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Our kids are off and running in this 2014-15 school year. Regardless of what grade your child is in, it’s never too early to start exploring the possibilities available to them post high school and how to navigate that road to college. Getting them to that day where they wave goodbye to you from their over-stuffed car as it’s pulling out of your driveway takes forethought and a considerable amount of focused planning.
For expert advice on this subject I contacted Sandie Price, a parent and educator with a master’s in early childhood education and a master’s in school counseling. Price worked as a High School Guidance Counselor in the Poplar Bluff R-1 School District from 1984 to 2013. She knows a thing or two about helping parents and students prepare for college both as a counselor and as a mom whose two sons have graduated from college.
When asked when a student should have his/her career path in mind Price said, “Ideally, students should be exposed to career paths in their elementary years. When they are in junior high they should really begin thinking about what interests them so that they can focus on classes in high school that would help them in their career path. This certainly doesn’t mean they won’t change their mind, but that is truly why they need to begin investigating early to narrow out what doesn’t interest them after all.”
Price said that as far as college prep is concerned, that begins in infancy. Stressing the importance of exposing children to “books, books and more books” along with experiences and challenges that stretch the child’s abilities and potential, she also encourages parents to set high expectations for their child’s education.
Price said, “Children need to be challenged. They should be in as high a level of coursework as possible. They learn that they are expected to work and there aren’t easy solutions. By the time they are at the junior high level, they should be in advanced classes (unfortunately, if they aren’t in the advanced ‘track’ they miss out on pre-req for the next level class). Once a student is in high school they should continue with as high a level class as possible (which ultimately leads to college prep coursework). Advanced classes are the beginning of college prep.”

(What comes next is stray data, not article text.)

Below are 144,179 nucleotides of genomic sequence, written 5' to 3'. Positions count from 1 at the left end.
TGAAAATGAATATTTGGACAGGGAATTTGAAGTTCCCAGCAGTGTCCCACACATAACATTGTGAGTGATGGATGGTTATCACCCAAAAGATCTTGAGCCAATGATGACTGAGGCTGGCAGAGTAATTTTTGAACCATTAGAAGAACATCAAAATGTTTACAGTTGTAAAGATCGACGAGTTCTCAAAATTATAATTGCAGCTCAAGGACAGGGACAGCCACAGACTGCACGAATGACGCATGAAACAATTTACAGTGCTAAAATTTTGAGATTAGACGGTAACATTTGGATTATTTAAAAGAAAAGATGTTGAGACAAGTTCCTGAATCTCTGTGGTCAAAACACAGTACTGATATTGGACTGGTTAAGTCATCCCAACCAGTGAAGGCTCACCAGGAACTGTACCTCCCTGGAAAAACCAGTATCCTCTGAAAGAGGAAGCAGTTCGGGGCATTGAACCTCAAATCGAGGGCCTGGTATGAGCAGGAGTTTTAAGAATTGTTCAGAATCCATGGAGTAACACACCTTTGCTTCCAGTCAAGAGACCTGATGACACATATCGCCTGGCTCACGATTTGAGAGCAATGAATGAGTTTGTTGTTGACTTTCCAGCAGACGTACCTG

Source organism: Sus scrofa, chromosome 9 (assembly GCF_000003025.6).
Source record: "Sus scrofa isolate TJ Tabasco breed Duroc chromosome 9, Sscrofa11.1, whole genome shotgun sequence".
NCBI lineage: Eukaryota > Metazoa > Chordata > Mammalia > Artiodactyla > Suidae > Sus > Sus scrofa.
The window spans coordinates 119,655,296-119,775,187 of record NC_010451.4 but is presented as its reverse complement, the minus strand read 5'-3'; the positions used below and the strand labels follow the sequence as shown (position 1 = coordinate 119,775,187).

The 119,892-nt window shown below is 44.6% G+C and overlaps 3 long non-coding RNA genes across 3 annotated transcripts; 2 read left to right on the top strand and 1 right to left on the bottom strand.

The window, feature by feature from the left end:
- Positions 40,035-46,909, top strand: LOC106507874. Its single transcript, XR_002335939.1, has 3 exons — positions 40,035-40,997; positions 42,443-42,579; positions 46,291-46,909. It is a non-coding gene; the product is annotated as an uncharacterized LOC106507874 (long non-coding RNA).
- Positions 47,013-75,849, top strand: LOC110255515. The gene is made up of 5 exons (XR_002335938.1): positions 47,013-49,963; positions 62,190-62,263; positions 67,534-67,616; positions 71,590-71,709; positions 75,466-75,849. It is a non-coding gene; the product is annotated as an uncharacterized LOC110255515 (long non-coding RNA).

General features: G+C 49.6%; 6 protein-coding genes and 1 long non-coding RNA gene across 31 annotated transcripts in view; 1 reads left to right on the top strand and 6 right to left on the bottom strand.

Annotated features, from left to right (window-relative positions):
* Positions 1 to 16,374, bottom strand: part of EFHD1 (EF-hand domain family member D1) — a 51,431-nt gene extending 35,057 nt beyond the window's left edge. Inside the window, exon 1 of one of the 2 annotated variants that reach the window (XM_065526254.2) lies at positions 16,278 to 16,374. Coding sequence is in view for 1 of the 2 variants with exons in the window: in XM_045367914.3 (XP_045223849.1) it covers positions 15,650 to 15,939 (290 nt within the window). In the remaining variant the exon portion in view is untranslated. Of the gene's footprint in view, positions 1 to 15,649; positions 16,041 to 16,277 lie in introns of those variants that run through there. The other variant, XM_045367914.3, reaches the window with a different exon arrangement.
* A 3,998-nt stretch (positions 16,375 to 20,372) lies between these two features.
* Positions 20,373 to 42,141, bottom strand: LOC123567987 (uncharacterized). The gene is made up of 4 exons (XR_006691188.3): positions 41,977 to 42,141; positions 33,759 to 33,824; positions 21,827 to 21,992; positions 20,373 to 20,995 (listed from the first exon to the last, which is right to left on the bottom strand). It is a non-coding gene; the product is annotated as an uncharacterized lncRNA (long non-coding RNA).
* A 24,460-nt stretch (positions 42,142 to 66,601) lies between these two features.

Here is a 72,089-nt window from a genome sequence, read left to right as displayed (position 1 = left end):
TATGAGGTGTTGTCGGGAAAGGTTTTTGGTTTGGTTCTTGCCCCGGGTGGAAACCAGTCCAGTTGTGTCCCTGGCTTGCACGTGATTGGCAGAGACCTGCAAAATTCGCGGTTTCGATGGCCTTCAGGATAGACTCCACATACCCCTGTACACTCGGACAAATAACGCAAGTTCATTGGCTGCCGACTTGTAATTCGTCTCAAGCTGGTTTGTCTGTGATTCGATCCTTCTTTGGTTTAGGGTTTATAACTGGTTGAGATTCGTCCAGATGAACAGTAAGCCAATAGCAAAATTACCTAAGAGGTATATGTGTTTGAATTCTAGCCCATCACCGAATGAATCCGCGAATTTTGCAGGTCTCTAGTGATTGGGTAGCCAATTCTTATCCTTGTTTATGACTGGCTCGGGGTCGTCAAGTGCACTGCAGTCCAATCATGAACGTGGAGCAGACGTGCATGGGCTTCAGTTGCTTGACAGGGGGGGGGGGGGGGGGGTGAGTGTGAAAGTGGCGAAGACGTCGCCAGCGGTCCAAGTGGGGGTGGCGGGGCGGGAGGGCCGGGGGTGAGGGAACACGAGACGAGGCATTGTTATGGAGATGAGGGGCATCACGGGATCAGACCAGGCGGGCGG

Part of investigating what type of post high school education model suits a particular child, parents need to inquire of colleges, junior colleges, trade schools, etc., that interest them, to understand the requirements that will need to be met academically for admission into that institution. Price said, “Many four-year institutions require three years or more of algebra 1 and higher; two or more years of foreign language…. It really varies from institution to institution.” High school classes need to be chosen wisely and strategically to prepare for what’s possible for the student post high school.
College admission tests, the ACT and SAT, are offered throughout Missouri. Price said that the dates they are offered are listed on their websites – actstudent.org and sat.org – and that students can sign up and pay online. The cost to take these exams is listed online. Price explained, “Cost varies depending if the student takes the test with the ‘plus writing.’”
“Some schools even offer test prep study classes,” offered Price. Price said that her sons did online prep, studied with and did practice tests in the book The Real ACT as well as took test prep classes. She also recommends that students take the first ACT their tenth grade year, then take it again their junior year. “It is important to do something to prepare to improve their score,” said Price. Both of Price’s sons took college prep coursework, each taking dual credit while in high school. Price believes that college prep and dual credit helps prepare students for college and the rigor.
Price said there have been several changes in testing. The registration process is a bit more involved for security reasons. Students must submit a photo online and present it at time of tests. It is imperative that the tests are secure since many scholarships are based off the results.
So passionate is Price about the need to prepare a child for college early in life and in encouraging college prep work as a means to greater success along that winding road to college, she ended our conversation saying, “Maybe I’ll start giving ACT Prep books as baby gifts.”Share: